I was a sprinter and a long jumper in high school. In track practices and meets, the goal was always to sprint faster and jump farther. When you made progress, the evidence was absolute, even if you’d only beaten your last personal best by a tenth of a second or a half inch.
After high school, the sports I engaged in—bike commuting and hiking—were not so easily quantified. Still, I often compared my “performance” to the last one: How long did it take me to get from Point A to Point B? Did I tire out more or less quickly this time? How well did I keep up with my hiking partner? And so on.
So What is “Progress” Anyway?
Yoga asana being a physical practice, I approached it the same way early on because this is the paradigm I’d grown up with—as have most of us. We look for results in the form of how far the body can move, compared to the person on the next mat and compared to our last practice. When I first started asana practice in 1982, touching my toes in a forward bend was but a dream. Six months in, my inborn flexibility had returned and I was nose-on-floor in seated forward bends. Progress, right?
If you approach asana practice from our familiar Western paradigm, you could definitely interpret it as progress. But as I came to find out over the years, the concept of progress is a completely different animal in yogic thought. I came to find out that progress in yogic terms was not the continuous push to go deeper into poses—to rest my nose on the floor in forward bends, move ever higher in back bends or stay longer in inversions. Progress in yoga is exactly the opposite: to rest more deeply in the pose that you are already in, because this is where you find yoga’s greatest promise—the settled mind.
I often tell my students that there is not some pose somewhere out there in the future—one where you look more like the bendy gymnast types that post on Instagram—that’s better than the one you are in now. The pose you are in now is, in fact, the perfect pose for you in this moment. And since this moment is all we truly have, our choice is this: to wish it was different, and push to make it something different, or to relax into it right now just as it is.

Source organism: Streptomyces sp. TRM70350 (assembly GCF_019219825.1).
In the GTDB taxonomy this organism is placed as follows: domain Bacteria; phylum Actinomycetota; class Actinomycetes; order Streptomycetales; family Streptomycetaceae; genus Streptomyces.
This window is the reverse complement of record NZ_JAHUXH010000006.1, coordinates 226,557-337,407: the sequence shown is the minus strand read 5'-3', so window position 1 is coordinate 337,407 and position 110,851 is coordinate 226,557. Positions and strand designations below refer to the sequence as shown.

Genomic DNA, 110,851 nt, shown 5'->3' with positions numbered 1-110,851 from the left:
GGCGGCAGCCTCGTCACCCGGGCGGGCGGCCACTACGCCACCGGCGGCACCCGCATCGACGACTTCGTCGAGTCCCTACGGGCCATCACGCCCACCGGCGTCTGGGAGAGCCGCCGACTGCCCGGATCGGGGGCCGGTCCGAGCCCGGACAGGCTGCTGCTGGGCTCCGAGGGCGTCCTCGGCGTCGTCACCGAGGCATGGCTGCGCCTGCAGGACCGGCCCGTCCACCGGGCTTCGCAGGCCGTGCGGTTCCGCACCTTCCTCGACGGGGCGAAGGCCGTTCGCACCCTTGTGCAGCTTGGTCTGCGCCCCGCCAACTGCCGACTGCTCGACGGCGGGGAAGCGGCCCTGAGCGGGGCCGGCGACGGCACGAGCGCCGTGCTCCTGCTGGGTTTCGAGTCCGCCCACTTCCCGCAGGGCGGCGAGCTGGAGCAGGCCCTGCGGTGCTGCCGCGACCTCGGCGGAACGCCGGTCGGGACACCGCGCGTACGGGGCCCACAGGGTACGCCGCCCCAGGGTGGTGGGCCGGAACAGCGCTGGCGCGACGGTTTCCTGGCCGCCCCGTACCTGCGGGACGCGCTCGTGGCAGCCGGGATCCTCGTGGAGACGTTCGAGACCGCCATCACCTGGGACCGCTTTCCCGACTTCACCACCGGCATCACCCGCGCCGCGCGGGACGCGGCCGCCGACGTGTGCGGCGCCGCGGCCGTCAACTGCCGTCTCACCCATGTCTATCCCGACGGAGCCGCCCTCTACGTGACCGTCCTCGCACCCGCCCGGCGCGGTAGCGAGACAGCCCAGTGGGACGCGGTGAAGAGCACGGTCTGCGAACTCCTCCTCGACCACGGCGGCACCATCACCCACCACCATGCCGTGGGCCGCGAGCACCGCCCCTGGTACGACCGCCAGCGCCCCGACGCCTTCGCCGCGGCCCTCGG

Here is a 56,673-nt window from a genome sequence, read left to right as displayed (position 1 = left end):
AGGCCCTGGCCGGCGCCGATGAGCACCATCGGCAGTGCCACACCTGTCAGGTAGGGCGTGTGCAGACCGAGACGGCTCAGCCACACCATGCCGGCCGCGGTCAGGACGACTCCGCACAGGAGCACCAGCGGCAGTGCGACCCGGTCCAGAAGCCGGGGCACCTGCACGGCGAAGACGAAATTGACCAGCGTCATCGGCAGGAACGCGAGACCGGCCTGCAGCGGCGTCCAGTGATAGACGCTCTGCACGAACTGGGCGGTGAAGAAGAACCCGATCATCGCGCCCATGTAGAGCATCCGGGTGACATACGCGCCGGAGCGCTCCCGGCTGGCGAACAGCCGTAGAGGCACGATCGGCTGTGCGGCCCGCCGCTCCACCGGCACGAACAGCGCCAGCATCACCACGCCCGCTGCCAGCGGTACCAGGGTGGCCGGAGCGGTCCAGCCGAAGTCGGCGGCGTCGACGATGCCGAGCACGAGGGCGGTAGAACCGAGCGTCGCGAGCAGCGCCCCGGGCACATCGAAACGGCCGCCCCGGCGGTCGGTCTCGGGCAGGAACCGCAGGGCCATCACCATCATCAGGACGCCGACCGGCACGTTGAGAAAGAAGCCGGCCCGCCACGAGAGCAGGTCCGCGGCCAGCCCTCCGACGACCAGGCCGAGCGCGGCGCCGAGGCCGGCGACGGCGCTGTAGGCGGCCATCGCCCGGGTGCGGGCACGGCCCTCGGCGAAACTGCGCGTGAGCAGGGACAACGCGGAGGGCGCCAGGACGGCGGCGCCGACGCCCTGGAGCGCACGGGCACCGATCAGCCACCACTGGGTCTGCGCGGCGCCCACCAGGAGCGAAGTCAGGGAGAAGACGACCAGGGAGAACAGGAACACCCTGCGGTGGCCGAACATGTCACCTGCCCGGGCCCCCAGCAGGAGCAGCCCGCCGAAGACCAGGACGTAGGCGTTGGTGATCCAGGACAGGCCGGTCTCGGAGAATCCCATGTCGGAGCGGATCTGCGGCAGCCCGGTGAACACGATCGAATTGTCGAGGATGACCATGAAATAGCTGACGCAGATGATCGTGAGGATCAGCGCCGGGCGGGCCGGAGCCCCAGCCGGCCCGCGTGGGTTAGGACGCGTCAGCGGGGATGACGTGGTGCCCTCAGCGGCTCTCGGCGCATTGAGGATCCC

When All Effort is Relaxed
Many people are familiar with the first of Patanjali’s three sutras about asana practice: 2.46: The physical posture should be steady and comfortable. The second one is not as familiar, but just as important. Sutra 2.47 says: [Asana] is mastered when all effort is relaxed and the mind is absorbed in the Infinite.
Hmmm. Nothing in there about rocking fancy poses or about pushing your edge. I think what Patanjali is suggesting is to relax into where we are right now. In releasing effort, we cease doing the pose. When we cease doing the pose, we are free to be the pose. If the definition of yoga is “the settling of the mind into silence” (sutra 1.2), then to go deeper in the yogic definition is to cease struggling against what is and to instead settle into the vast peacefulness that is available in each moment when we stop struggling. It doesn’t matter whether the asana you’re practicing is active and challenging or quiet and restorative. Can you relax into the truth of this pose, right now?
Of course, as Western yogis the competitive paradigm is deeply woven into our conditioning. It takes time to rewire that pattern so that we can begin to practice yoga asana from a completely different intention. That process is another challenge we can relax into—the truth that the pattern of struggling and striving still has power, and probably will for a while. But that is what is present. Relax into it.
Be patient and kind to yourself. After three decades of meditation practice, I can attest to the fact that the mind is even more stubborn about changing its habits than the body is. With patience and softness around the process, your experience of what it means to go deeper in yoga will evolve. Meanwhile, enjoy the present process, because that’s all there is.
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